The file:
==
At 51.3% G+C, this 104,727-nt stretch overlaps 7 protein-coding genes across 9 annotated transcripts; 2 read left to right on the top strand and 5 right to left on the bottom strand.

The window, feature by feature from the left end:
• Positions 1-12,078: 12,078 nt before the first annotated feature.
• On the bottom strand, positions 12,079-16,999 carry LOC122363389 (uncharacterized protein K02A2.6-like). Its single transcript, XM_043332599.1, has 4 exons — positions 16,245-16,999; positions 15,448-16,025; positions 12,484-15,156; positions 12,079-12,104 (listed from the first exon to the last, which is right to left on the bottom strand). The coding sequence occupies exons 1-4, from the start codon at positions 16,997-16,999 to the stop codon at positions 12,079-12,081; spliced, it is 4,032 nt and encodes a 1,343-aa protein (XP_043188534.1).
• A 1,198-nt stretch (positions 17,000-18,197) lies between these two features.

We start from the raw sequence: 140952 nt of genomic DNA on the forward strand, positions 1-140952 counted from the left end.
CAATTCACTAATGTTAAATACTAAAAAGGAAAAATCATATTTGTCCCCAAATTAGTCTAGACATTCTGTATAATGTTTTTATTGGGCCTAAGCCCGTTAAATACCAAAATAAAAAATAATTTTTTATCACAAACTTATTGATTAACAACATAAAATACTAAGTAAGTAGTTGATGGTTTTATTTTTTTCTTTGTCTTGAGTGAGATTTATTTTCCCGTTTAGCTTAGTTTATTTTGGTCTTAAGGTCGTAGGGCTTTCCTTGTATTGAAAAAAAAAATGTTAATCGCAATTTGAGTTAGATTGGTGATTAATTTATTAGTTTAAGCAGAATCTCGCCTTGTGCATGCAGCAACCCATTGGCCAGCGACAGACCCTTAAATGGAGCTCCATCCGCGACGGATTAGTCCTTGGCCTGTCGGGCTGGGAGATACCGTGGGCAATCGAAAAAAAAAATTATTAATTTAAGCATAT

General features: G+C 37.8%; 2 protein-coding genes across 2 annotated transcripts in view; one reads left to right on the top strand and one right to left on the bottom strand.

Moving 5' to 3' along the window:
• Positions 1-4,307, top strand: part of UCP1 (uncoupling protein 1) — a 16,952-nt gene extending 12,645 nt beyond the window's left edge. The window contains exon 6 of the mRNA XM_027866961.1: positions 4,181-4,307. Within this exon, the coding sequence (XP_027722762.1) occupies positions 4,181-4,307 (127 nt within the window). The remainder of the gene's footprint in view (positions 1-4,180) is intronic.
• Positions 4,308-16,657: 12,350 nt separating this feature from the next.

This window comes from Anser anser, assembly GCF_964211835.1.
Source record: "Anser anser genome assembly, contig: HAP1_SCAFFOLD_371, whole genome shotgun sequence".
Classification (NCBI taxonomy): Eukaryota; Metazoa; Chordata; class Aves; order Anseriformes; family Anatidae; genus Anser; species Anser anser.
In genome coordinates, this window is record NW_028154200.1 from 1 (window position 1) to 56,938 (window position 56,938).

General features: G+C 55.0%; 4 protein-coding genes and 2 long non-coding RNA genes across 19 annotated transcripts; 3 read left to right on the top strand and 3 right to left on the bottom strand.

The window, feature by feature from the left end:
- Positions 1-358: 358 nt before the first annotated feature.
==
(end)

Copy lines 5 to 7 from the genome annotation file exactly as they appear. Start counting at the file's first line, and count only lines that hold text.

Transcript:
• A 1,198-nt stretch (positions 17,000-18,197) lies between these two features.

We start from the raw sequence: 140952 nt of genomic DNA on the forward strand, positions 1-140952 counted from the left end.
CAATTCACTAATGTTAAATACTAAAAAGGAAAAATCATATTTGTCCCCAAATTAGTCTAGACATTCTGTATAATGTTTTTATTGGGCCTAAGCCCGTTAAATACCAAAATAAAAAATAATTTTTTATCACAAACTTATTGATTAACAACATAAAATACTAAGTAAGTAGTTGATGGTTTTATTTTTTTCTTTGTCTTGAGTGAGATTTATTTTCCCGTTTAGCTTAGTTTATTTTGGTCTTAAGGTCGTAGGGCTTTCCTTGTATTGAAAAAAAAAATGTTAATCGCAATTTGAGTTAGATTGGTGATTAATTTATTAGTTTAAGCAGAATCTCGCCTTGTGCATGCAGCAACCCATTGGCCAGCGACAGACCCTTAAATGGAGCTCCATCCGCGACGGATTAGTCCTTGGCCTGTCGGGCTGGGAGATACCGTGGGCAATCGAAAAAAAAAATTATTAATTTAAGCATAT